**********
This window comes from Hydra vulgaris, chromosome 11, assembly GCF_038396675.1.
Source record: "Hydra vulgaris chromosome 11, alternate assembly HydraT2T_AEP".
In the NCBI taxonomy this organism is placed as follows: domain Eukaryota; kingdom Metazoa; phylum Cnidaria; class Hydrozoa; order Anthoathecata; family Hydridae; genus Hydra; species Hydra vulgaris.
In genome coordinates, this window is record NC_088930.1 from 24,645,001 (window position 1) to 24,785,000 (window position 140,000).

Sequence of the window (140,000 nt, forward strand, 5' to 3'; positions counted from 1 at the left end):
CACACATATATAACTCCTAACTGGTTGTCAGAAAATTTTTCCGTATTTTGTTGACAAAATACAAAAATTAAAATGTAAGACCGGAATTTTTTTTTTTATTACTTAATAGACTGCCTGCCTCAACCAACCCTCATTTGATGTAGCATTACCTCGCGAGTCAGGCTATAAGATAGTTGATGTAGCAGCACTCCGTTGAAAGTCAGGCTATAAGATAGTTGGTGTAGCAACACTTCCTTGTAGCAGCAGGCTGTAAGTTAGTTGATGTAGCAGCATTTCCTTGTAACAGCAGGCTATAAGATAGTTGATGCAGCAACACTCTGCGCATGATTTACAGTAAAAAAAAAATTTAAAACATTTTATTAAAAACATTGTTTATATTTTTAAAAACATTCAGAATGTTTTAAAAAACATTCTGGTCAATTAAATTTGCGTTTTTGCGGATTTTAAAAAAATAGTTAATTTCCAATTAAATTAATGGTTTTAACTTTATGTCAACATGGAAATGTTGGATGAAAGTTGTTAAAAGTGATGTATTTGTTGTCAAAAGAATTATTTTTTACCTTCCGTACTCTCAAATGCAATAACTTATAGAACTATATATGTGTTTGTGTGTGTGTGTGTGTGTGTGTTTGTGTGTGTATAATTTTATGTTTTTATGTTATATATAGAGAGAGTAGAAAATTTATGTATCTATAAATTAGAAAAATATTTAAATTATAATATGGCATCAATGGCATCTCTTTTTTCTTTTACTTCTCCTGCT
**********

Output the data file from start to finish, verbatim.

This window comes from Hydra vulgaris, chromosome 11, assembly GCF_038396675.1.
Source record: "Hydra vulgaris chromosome 11, alternate assembly HydraT2T_AEP".
In the NCBI taxonomy this organism is placed as follows: domain Eukaryota; kingdom Metazoa; phylum Cnidaria; class Hydrozoa; order Anthoathecata; family Hydridae; genus Hydra; species Hydra vulgaris.
In genome coordinates, this window is record NC_088930.1 from 24,645,001 (window position 1) to 24,785,000 (window position 140,000).

Sequence of the window (140,000 nt, forward strand, 5' to 3'; positions counted from 1 at the left end):
CACACATATATAACTCCTAACTGGTTGTCAGAAAATTTTTCCGTATTTTGTTGACAAAATACAAAAATTAAAATGTAAGACCGGAATTTTTTTTTTTATTACTTAATAGACTGCCTGCCTCAACCAACCCTCATTTGATGTAGCATTACCTCGCGAGTCAGGCTATAAGATAGTTGATGTAGCAGCACTCCGTTGAAAGTCAGGCTATAAGATAGTTGGTGTAGCAACACTTCCTTGTAGCAGCAGGCTGTAAGTTAGTTGATGTAGCAGCATTTCCTTGTAACAGCAGGCTATAAGATAGTTGATGCAGCAACACTCTGCGCATGATTTACAGTAAAAAAAAAATTTAAAACATTTTATTAAAAACATTGTTTATATTTTTAAAAACATTCAGAATGTTTTAAAAAACATTCTGGTCAATTAAATTTGCGTTTTTGCGGATTTTAAAAAAATAGTTAATTTCCAATTAAATTAATGGTTTTAACTTTATGTCAACATGGAAATGTTGGATGAAAGTTGTTAAAAGTGATGTATTTGTTGTCAAAAGAATTATTTTTTACCTTCCGTACTCTCAAATGCAATAACTTATAGAACTATATATGTGTTTGTGTGTGTGTGTGTGTGTGTGTTTGTGTGTGTATAATTTTATGTTTTTATGTTATATATAGAGAGAGTAGAAAATTTATGTATCTATAAATTAGAAAAATATTTAAATTATAATATGGCATCAATGGCATCTCTTTTTTCTTTTACTTCTCCTGCT